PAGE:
The chances of Alex Rodriguez being suspended as part of the Biogenesis
investigation aren't that high, but that could change.
When the story broke and it was deemed the “East Coast BALCO” by the press, some laughed. They probably aren’t laughing now.
Last night ESPN reported that Tony Bosch, the man at the center of Biogenesis, the Miami-area anti-aging clinic that reportedly has become a boutique where as many as 20 MLB players got synthetic testosterone and possibly hGH, has decided to turn informant to the league. In exchange, the league will drop their lawsuit against Bosch and try to prevent any federal investigation against him. The league won’t be able to guarantee any federal investigation won’t occur, but Bosch appears to have been worn down, even though MLB’s lawsuit against him, Biogenesis, and others, is weak.
Today on Baseball Prospectus, I break down the technical aspects of the suspension process based on the latest Joint Drug Agreement between the league and players. The story talks about the players that could be suspended, the amount of financial cost to players (and savings to clubs) could be involved, and how the MLBPA will react.
After the story was published, Michael Weiner, the Executive Director of the MLBPA released the following statement:
“The Players Association has been in regular contact with the Commissioner’s Office regarding the Biogenesis investigation. They are in the process of interviewing players and every player has been or will be represented by an attorney from the Players Association. The Commissioner’s Office has assured us that no decisions regarding discipline have been made or will be made until those interviews are completed. It would be unfortunate if anyone prejudged those investigations.
The Players Association has every interest in both defending the rights of players and in defending the integrity of our joint program. We trust that the Commissioner’s Office shares these interests.”
As mentioned in the Baseball Prospectus article, the league will have an uphill climb getting the suspensions past the appeals process on just the word of Bosch. At the heart of it, Bosch will be portrayed as someone simply looking to get out legal hot water.
Where the suspensions might gain some traction ties into the number of players involved.
According to multiple reports, a total of 20 players could be potential Biogenesis clients. If all the players were suspended, it would mark the largest number of drug-related suspensions in the history of professional sports, and eclipse the most MLB players suspended in one year. Currently, that number is 12 players in 2005, the first year there was mandatory drug testing in Major League Baseball.
The biggest names allegedly linked to Biogenesis are Alex Rodriguez and Ryan Braun. Those players aren’t likely to simply cave if Bosch testifies that he supplied PEDs to the players. Where matters could change would be with some of the lesser-known players allegedly involved.
Yasmani Grandal of the Padres may be one such player. Grandal just got done completing a 50-game suspension for elevated levels of testosterone, and a second or third suspension related to the Biogenesis case would have profound implications. For a second offense, Grandal would see a 100 game suspension. A third suspension could mean possible permanent suspension from the league. At the very least, a player has to wait an entire year to apply to be considered for reinstatement and moved off the restricted list for a third suspension of the drug policy, but there’s no guarantee that would happen as it’s tied to the Commissioner’s Office. In that, a player could see permanent banishment from not only MLB but Minor League Baseball.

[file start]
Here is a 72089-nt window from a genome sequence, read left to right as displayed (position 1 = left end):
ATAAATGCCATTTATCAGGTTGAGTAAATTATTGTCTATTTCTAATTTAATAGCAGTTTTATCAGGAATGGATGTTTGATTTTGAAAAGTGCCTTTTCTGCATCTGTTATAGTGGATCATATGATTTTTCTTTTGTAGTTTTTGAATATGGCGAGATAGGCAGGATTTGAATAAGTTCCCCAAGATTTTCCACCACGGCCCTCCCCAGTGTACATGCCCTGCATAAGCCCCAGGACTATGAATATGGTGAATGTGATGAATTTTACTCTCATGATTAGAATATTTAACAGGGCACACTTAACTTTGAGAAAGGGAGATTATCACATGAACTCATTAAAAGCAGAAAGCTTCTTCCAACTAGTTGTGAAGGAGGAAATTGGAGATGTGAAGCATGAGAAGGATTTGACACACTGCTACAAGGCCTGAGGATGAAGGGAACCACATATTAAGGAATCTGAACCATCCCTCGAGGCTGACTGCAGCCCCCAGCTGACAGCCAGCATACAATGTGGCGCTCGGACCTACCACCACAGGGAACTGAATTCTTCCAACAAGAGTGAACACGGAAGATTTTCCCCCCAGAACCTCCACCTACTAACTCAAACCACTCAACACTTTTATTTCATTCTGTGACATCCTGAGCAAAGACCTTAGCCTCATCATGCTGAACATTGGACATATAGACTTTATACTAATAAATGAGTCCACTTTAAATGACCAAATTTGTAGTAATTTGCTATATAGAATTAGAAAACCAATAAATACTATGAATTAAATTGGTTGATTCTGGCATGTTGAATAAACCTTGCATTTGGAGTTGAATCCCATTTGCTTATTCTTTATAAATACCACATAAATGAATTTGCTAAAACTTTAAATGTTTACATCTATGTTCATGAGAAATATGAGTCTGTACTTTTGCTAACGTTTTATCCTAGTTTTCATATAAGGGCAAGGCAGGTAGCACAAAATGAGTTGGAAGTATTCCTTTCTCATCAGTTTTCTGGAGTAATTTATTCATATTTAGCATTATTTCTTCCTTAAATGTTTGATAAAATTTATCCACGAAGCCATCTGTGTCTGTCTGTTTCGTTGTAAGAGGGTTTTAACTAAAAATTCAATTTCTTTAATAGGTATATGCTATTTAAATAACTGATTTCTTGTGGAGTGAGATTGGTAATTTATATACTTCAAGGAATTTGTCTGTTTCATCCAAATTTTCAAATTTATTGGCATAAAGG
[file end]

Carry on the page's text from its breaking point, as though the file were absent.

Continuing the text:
A player such as Grandal could add credibility to any testimony that Bosch has. He or others could corroborate information in interviews with Bosch, and therefore make a more compelling and credible case on the league’s side. The league is already looking to interview other associates of Biogenesis to bolster their case. If other players were to turn, it could make a suspension for Rodriguez and/or Braun—the two “big fish” implicated— more likely.
There’s a lot of “what ifs” to consider, which makes the idea of any quick resolution to the suspension process in the case seem unlikely. What is certain is that Bosch appears ready to cooperate, something federal investigators could not get out of Barry Bond’s trainer Greg Anderson in the BALCO case from beginning in 2002. From that standpoint, Bosch is similar to the Roger Clemens case with Brian McNamee. The difference was McNamee was the lone witness in the case against Clemens. If MLB is able to pull in not only Bosch, but other Biogenesis associates, and possibly one or more players being implicated, then MLB’s case to uphold any suspensions in a grievance become much stronger. It will be several weeks before any of this fully unfolds, so stay tuned.
Maury Brown is the Founder and President of the Business of Sports Network, which includes The Biz of Baseball, The Biz of Football, The Biz of Basketball and The Biz of Hockey. He writes for Baseball Prospectus and is a contributor to Forbes. He is available as a freelance writer. Brown's full bio is here. He looks forward to your comments via email and can be contacted here.
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